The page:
This is part of Exodus and Equity: Reconciling the History of Minneapolis’ Jewish North Side, a series exploring how Twin Cities Jews were unwitting participants in racist real estate policies that shape today’s inequality in Minneapolis and other Midwestern American cities. In Minneapolis, that history is predominantly tied to two regions — Near North Minneapolis and St. Louis Park — and centered around civil unrest on Plymouth Avenue, in Near North, in the late 1960s.
You wouldn’t necessarily expect a Jewish lawyer’s professional organization to be taking deep dives into topics like redlining and covenants that affected the Jewish community at the time, but the effects of which have proven harmful to the African-American community to this day. But since just before quarantine started in March, that’s exactly what the Twin Cities Cardozo Society has done.
Starting with March’s event, where Mapping Prejudice co-founder Kirsten Delegard spoke to a crowd of more than 50, to the one pending re-scheduling with St. Cloud Mayor Dave Kleis on the modern threat of redlining, Cardozo programs have looked at difficult issues — even before the spate of racial justice protests started in Minneapolis this spring.
“It’s just something [Ben Gerber and I] both care about,” said David Milavetz, who along with Gerber are the programming co-chairs of the Cardozo Society. “We’re both interested in the historical development of our city, and some of the disparities and outcomes for people. You see a lot of injustice that’s still affecting people to this day. And so we felt that it would be great if we could do programs that like actually address important issues and that helped make us more in alliance with other communities.”
Cardozo Society is a joint program of the Minneapolis and St. Paul Jewish Federations. Jeff Prottas, the chief development officer of the St. Paul Federation, said the group’s focus is trying to bring topics to its members that can be looked at through a larger community lens.
“One of the things that Cardozo is trying to do is bring programs of value that’s not just focused on the Jewish community, but the interaction between the Jewish and general communities,” he said. “So we’re bringing topics that we can use to, within that lens, frame a bigger part of the community. We’re not trying to do is bring people together to talk about the Parsha of the week; there’s plenty of opportunities to do that. We’re trying to provide value-added opportunities to expand our Cardozo members and those connected to Cardozo to the broader community.”
Milavetz, who is the president of the board of Jewfolk, Inc., TC Jewfolk’s parent organization, said that these type of sessions that focus on the broader community is an outcome that they are striving towards.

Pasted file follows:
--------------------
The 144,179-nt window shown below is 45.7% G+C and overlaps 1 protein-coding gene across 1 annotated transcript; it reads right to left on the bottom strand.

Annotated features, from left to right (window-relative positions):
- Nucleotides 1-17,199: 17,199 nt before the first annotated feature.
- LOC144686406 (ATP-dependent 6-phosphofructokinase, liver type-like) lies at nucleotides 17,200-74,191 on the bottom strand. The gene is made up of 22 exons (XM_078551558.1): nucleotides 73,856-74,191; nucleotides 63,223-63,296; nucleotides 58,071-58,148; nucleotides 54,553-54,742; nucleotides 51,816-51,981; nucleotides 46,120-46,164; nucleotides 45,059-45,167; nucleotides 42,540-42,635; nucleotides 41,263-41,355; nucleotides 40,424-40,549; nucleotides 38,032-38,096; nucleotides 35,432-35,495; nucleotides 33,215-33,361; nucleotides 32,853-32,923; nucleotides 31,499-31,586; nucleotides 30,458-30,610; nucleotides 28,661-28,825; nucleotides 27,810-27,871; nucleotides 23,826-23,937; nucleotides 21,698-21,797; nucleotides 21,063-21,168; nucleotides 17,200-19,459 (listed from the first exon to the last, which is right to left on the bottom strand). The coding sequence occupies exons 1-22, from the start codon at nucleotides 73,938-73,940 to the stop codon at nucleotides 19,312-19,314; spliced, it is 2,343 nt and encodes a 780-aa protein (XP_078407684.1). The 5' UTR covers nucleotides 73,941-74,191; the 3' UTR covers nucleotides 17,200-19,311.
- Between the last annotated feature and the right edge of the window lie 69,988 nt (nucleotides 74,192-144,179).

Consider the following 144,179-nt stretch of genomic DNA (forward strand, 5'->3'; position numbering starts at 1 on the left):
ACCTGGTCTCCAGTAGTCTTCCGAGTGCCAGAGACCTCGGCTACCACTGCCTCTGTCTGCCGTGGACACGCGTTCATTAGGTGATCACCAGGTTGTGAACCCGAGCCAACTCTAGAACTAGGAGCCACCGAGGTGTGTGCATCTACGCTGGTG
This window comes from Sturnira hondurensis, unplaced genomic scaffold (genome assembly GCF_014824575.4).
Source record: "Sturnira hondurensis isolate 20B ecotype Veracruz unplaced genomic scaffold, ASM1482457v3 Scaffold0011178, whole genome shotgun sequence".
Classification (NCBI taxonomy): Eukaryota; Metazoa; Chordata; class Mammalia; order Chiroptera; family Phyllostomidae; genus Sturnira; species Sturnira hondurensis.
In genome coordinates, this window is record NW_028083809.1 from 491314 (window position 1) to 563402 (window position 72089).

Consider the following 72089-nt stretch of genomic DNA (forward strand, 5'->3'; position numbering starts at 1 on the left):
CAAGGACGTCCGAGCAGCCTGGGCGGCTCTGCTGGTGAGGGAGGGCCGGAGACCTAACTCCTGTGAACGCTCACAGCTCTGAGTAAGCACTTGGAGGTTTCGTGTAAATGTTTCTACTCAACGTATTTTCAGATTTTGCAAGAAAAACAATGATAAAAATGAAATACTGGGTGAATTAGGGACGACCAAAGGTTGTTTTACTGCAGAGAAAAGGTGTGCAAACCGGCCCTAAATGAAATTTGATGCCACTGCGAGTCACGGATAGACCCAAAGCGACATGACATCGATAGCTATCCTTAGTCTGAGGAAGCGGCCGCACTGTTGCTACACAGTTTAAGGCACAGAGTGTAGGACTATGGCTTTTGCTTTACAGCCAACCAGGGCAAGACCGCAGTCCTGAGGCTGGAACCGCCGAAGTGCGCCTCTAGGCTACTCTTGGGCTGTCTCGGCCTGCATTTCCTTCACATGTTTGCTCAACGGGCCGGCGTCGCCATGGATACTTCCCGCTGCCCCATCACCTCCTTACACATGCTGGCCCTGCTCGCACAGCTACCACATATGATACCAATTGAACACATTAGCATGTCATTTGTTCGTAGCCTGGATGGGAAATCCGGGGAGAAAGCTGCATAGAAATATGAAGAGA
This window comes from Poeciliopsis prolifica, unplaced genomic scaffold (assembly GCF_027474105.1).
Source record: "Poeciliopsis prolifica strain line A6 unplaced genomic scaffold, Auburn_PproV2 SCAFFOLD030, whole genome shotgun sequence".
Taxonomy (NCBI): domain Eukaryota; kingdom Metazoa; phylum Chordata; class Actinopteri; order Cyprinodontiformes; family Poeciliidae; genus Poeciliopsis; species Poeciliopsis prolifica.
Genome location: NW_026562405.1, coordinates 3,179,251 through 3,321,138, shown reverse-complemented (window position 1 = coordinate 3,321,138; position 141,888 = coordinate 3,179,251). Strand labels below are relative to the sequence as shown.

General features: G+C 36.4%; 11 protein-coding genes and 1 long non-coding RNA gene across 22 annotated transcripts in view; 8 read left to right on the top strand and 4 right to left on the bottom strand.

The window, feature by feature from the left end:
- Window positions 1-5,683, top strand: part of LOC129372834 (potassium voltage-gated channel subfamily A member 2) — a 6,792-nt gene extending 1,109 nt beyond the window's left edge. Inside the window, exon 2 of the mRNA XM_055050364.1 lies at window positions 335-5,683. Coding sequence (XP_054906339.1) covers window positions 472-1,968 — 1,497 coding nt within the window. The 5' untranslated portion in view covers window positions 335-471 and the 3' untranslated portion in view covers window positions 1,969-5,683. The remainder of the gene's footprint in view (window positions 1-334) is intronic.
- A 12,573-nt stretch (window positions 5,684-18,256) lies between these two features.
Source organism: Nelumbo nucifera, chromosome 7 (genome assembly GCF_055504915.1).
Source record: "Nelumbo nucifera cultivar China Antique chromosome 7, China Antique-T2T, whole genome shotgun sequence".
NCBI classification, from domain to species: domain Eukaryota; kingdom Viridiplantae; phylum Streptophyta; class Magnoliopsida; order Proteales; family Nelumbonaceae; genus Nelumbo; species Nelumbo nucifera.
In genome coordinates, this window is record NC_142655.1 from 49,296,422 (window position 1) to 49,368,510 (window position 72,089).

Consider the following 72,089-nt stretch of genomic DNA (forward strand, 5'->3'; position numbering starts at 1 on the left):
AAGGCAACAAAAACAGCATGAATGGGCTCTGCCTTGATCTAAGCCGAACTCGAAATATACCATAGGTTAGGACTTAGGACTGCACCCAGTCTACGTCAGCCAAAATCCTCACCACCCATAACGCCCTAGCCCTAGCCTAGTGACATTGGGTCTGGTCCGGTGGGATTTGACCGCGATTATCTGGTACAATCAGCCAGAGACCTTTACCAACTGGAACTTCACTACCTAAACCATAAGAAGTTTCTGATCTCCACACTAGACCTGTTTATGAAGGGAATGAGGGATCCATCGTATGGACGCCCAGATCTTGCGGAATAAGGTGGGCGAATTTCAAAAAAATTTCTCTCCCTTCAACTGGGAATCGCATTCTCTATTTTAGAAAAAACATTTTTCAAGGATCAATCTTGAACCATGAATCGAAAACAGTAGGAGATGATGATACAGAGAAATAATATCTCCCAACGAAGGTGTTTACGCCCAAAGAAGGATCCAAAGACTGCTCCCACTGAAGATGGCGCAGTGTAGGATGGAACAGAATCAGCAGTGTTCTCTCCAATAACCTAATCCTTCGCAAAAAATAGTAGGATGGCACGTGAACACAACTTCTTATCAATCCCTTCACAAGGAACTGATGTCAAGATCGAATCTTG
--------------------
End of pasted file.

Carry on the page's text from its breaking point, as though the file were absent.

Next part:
“You have to start making connections somewhere. And we felt this is a good place to start doing that outreach and partnering with other organizations,” he said.
Prottas said that Cardozo partnered with the Minnesota Association of Black Lawyers on a session dedicated to eviction training, and will be looking to partner with the Minnesota Latino Bar Association.
“We’re going to be looking for more strategic partnerships from within the organized legal community, so that we can extend these community-building opportunities as well as the [Continuing Legal Education] credit,” Prottas said. “But it’s really about connecting communities around these issues that are important to everybody. And if we can be the impetus for that in being the collaborator or the convener, even better.
Said Milavetz: “It’s giving people the opportunity to meet that might not have otherwise.”
Prottas said that Cardozo has been running a weekly pro-bono clinic in St. Paul, and is looking to have a presence again in Minneapolis.
“Cardozo has had a commitment to giving back to the community, and they’ve been doing it in ways where they weren’t getting recognized for,” Prottas said. “Through the pro bono clinic, our attorneys have been applying a real-world application to some of these things that we’re now just coming to. And whether it’s the [evictions training] or the ones with respect to redlining or use of force, it is meant to educate and empower and bring people together around these social issues.”
Milavetz said Delegard’s March talk opened a lot of eyes to the reasons behind many of the racial disparities that exist in Minneapolis.
“There is a greater understanding of how disparity really is coming from the way that communities are divided, which happened from the terms of the leases, and also in terms of property ownership and what parents were able to give down to their children,” Milavetz said. “I think having that knowledge of history has helped people to have a better understanding of why you see so many disparate outcomes right now.”
Said Prottas: “When you find reasonable people who are all interested in making sure that our communities are growing in stronger, healthier, evolved ways, I think those partnerships emerge, and you find a lot of commonalities,” Prottas said. “We’re not looking to stir the pot, we’re not looking to ruffle feathers. We’re really looking at community building, and extending these partnerships and creating meaningful relationships where they’re possible.”